What drives voters to the polls? There are a thousand answers, but very few of them are satisfying. One constant seems to be that for most of us voting is an emotional act, not a rational one. So while we’d love to believe that we’re weighing policy in a logical manner to choose our best representatives, the reality is that, just like everything else, our human feelings are behind our decision to go fill in that oval.
Some of these emotions are positive, like civic duty, a sense of belonging, even gratitude. But a lot of them are negative: fear, social pressure, and guilt, for instance.
But the biggest motivator of all these days is anger, and what gets us angry? The most potent force of anger in politics, I think, is the sense that we’ve been wronged by the opposition: They don’t respect us. They laugh at us. They hate our values. They’re stealing from us. They’re holding us back. They’re keeping us down. They’re denying us our rights. They’re destroying our lives.
They must be stopped.
I don’t have to describe what this is like to you, though, do I? You’ve been part of this. You’ve felt that anger. So have I. We’ve both felt that anger coming from us and directed right back at us, no matter which side of the outrage we’re on. Pundits on cable news have dismissively labeled this the culture war, and this is how it plays out.
I feel like I instinctively know and understand the culture war, but at the same time it eludes definition. What is it, really? Is it a series of ginned-up faux-outrage issues sold to us by cynical provocateurs? Is it a deadly serious clash of values and cultures with roots going back to the early days of English settlement on this continent? Maybe it’s a mix of both, or maybe it’s some other thing that will only become clear in retrospect.
But what I do know is that the anger it generates is like catnip to politicians.
Hey, quick question, why should we re-elect Ned Lamont governor? What’s the best reason he’s given for wanting a second term? One caveat: you can’t mention Bob Stefanowski or any other conservative candidates or policies.
This is something Lamont clearly could do a way better job of explaining. The positive parts of his campaign so far have focused on the gratitude argument, in which he points to all the ways Connecticut is doing mostly okay these days, and the stability argument, in which he makes the case that four more years of Ned is four more years of Connecticut continuing to be mostly okay. He’s being a lot more dramatic about it, but that’s the upshot. The stability argument is working better these days, as inflation hopefully begins to ease and gas prices drop.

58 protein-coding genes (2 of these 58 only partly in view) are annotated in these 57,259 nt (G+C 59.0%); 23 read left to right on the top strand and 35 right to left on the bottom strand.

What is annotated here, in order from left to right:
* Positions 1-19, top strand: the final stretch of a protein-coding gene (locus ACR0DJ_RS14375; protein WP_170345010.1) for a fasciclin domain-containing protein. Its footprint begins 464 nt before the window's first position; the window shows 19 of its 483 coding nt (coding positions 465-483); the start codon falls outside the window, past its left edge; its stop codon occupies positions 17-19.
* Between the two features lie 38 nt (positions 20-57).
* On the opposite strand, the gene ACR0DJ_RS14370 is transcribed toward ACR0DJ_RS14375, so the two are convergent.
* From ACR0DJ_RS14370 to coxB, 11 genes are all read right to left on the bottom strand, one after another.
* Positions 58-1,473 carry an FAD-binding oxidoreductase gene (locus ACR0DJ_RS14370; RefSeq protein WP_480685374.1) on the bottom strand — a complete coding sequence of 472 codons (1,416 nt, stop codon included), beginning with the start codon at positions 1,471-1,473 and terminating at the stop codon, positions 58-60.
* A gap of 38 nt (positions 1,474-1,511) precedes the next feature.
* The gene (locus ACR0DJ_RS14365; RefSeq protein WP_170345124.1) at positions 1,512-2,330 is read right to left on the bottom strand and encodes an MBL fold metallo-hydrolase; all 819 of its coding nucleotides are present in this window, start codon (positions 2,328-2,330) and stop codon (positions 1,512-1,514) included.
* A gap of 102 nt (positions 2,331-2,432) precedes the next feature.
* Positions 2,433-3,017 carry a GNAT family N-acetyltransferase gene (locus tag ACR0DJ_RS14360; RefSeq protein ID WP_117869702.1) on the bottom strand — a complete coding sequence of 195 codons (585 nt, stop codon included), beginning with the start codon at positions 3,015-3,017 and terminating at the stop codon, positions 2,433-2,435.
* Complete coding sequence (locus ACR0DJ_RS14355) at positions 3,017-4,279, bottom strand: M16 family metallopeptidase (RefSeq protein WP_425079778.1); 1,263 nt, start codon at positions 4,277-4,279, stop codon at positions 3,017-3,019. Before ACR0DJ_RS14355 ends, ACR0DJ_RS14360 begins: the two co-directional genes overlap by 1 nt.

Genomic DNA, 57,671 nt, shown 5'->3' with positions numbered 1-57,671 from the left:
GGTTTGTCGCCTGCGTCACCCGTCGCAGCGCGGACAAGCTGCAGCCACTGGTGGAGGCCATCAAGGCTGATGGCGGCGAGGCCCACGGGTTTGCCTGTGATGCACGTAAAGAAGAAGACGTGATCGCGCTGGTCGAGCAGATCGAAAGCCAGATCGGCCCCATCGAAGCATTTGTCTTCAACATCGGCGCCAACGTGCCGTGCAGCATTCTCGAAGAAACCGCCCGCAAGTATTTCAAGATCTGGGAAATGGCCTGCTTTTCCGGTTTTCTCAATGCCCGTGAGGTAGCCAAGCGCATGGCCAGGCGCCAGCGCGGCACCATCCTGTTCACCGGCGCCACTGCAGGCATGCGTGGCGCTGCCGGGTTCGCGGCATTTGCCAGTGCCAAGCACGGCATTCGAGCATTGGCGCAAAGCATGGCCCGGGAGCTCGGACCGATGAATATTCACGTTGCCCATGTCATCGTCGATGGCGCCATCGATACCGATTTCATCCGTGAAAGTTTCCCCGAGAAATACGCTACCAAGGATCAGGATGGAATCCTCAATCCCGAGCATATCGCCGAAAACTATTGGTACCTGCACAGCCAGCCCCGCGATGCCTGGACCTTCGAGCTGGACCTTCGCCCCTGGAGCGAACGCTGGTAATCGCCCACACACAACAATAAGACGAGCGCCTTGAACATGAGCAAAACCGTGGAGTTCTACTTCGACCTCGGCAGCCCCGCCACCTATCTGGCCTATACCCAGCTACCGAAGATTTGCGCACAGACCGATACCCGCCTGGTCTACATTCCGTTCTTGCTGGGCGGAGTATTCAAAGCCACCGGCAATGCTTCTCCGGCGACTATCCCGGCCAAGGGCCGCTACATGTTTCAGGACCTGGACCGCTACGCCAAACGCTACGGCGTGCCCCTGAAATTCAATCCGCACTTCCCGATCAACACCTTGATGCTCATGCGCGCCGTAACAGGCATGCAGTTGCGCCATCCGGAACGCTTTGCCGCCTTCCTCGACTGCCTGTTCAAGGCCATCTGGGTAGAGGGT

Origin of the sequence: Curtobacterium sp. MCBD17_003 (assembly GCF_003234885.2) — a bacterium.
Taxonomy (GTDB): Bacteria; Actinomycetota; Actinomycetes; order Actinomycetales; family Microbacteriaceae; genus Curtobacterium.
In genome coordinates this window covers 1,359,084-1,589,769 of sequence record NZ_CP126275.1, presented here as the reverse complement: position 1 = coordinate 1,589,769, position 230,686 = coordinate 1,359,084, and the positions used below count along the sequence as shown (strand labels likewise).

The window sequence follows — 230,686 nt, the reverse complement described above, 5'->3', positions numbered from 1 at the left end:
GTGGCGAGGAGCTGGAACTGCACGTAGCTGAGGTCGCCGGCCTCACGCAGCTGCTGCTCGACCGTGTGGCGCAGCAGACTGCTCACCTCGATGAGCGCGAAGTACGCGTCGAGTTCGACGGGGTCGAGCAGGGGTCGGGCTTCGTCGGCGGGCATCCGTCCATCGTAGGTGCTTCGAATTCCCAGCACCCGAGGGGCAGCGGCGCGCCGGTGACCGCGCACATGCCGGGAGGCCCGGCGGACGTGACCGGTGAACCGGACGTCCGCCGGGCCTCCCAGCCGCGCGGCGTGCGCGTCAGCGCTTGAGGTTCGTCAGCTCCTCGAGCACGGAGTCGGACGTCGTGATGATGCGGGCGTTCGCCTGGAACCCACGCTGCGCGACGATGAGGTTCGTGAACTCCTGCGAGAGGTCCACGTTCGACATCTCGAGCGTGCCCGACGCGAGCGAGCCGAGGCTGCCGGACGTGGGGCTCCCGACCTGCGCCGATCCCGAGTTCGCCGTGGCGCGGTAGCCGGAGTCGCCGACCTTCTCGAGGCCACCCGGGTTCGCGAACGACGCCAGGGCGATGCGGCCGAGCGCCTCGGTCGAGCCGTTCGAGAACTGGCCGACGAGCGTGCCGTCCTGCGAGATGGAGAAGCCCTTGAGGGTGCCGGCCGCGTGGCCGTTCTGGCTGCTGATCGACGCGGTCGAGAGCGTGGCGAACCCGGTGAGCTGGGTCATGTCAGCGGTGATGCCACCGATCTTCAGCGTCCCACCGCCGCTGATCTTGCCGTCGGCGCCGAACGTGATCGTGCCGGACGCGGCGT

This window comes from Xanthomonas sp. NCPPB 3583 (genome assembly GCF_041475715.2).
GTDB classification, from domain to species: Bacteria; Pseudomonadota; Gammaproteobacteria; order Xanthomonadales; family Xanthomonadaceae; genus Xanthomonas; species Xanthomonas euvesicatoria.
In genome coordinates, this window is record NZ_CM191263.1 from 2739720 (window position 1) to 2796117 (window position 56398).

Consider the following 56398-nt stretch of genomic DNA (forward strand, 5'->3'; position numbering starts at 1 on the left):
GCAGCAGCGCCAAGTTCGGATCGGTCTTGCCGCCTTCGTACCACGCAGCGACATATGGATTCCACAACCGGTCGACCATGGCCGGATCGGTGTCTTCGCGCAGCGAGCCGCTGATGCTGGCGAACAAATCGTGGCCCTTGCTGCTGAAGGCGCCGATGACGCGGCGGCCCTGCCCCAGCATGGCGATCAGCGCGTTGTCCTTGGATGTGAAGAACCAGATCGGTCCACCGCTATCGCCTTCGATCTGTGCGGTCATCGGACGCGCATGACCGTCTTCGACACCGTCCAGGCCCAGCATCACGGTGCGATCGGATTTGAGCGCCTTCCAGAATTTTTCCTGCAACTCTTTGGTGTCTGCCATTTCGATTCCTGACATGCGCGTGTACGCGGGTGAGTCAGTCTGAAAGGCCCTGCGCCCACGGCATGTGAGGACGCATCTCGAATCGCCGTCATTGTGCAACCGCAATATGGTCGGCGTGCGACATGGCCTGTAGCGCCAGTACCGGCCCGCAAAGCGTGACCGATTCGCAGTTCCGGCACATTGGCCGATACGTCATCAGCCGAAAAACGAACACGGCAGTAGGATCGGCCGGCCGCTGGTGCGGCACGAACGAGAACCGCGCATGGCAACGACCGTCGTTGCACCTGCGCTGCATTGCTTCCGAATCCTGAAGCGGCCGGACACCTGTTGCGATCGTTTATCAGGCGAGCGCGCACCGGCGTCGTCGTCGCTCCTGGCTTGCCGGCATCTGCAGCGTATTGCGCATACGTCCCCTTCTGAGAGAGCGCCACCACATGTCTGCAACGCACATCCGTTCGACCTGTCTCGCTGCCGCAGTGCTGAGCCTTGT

The real crux of the governor’s campaign, though, is in contrasting himself with Bob Stefanowski and doing his best to yoke him to the other side of the culture war. If he does win, and if nothing drastic happens I think he will, the day he vowed that the right to an abortion would never be taken away while he was governor will be what decided it.
Bob’s helping Ned out by making a desperate play to drive his own outraged voters to the polls, which unfortunately for him means jumping into the deep end of the conspiracy pool. Some parts of the culture war really are about people getting mad at things they made up themselves, and Bob is paddling around in the gross, murky waters with those people. Not a good look, not here. Not in 2022.
Here’s the thing about anger, voting, and the culture war: something real always outweighs something fake. Abortion rights being taken away is a real, tangible thing. It matters. Despite the hype, schools indoctrinating kids to be socialist drag queens who hate America is not real.
Which is too bad, I’ve known some socialist drag queens and they’re pretty cool.
Trying to harness outrage can have pitfalls, too, because sometimes people just plain get sick of it. Remember Andreas Bisbikos, the GOP first selectman of Colchester, who had a book about RuPaul pulled from the public library shelves, among other things? His own RTC just passed a vote of no confidence in him.
But as long as culture war-fueled outrage keeps driving voters to the polls, politicians at all levels will try to use it for themselves. Our job is to figure out when the outrage is real, when it’s justified, and when it’s nothing but smoke and mirrors.